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Fighting undernourishment in hospitals

19 February 2020

Undernourishment affects more than 50% of patients with cancer or Alzheimer’s disease in France. It may unfortunately worsen with therapeutic management and results in increased morbidity (i.e. amplify disease) and death.

These statistics have remained unchanged for 30 years because the assessment of the patient’s nutritional status is rarely carried out. In order to bridge these nutritional deficiencies in hospitals, it is important to provide adequate nutritional supplements.1 2

 

What is undernourishment?

Undernourishment corresponds to an imbalance between nutritional intake and the body’s needs. This can have important consequences, such as organs dysfunction or the loss of certain tissues, especially muscles. The first alarming symptom will be an important weight loss.2 3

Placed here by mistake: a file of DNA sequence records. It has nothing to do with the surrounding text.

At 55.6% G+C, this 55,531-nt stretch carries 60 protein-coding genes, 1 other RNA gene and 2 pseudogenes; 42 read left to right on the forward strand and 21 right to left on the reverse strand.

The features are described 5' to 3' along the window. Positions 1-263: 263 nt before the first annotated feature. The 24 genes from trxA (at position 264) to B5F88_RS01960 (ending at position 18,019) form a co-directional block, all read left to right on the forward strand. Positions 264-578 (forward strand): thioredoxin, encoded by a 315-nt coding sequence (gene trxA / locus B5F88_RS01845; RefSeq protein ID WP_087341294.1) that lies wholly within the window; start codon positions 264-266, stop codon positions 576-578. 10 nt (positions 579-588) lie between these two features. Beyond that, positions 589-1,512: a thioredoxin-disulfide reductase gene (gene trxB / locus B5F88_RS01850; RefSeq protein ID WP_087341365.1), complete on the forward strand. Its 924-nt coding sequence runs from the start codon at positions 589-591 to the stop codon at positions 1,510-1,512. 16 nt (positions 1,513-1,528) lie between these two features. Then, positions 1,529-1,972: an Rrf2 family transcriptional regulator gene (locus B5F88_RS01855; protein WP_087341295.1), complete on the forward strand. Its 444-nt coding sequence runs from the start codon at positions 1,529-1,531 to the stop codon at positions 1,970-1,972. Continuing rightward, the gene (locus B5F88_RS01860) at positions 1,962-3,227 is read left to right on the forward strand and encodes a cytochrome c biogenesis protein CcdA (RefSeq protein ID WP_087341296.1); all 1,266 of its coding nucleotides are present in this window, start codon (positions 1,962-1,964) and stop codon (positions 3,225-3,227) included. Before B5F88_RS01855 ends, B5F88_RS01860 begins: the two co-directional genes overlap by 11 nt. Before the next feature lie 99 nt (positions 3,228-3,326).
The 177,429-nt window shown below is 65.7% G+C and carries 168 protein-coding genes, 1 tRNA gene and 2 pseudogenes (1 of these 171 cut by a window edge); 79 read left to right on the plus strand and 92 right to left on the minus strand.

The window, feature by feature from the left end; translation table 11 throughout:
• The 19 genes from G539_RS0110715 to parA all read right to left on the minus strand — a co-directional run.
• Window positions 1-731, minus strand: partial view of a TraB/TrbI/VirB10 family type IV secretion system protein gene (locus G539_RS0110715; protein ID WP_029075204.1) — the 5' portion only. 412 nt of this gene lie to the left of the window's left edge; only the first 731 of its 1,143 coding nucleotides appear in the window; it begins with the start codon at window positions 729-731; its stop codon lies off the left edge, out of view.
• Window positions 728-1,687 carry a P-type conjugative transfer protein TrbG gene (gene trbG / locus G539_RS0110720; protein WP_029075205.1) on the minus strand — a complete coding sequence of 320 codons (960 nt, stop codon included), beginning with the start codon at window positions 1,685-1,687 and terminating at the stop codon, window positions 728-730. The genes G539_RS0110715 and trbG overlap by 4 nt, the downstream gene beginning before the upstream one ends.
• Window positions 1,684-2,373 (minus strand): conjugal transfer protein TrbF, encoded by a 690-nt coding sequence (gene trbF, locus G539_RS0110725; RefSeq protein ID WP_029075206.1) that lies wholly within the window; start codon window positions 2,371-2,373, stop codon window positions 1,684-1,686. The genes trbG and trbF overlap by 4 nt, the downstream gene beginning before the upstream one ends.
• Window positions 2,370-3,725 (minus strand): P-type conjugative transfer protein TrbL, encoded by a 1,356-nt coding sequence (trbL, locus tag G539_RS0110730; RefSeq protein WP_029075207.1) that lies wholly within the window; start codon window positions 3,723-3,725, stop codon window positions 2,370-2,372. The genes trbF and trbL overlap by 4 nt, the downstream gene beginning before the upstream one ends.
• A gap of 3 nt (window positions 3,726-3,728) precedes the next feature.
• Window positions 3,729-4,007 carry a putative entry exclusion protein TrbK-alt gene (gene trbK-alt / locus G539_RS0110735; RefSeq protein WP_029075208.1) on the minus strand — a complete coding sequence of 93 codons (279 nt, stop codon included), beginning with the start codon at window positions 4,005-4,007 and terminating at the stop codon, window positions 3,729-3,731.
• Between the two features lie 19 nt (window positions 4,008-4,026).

When undernourishment becomes too important, then we have cachexia: a profound weakening of the body characterized by a significant loss of muscle mass, a deficient immune system, and a decrease in cognitive and physical abilities.4

 

Why is the number of undernourished patients so high?

There are several possible explanations for this high number of undernourished patients, particularly those with cancer.

First, it is not uncommon for cancer patients not to eat enough. Consequently, energy providings are inferior to the bodily needs. Causes can be multiple. The disease or the treatment may cause hormonal disturbances affecting hunger signals, or have an important psychological impact on the patient who can lose their appetite. 5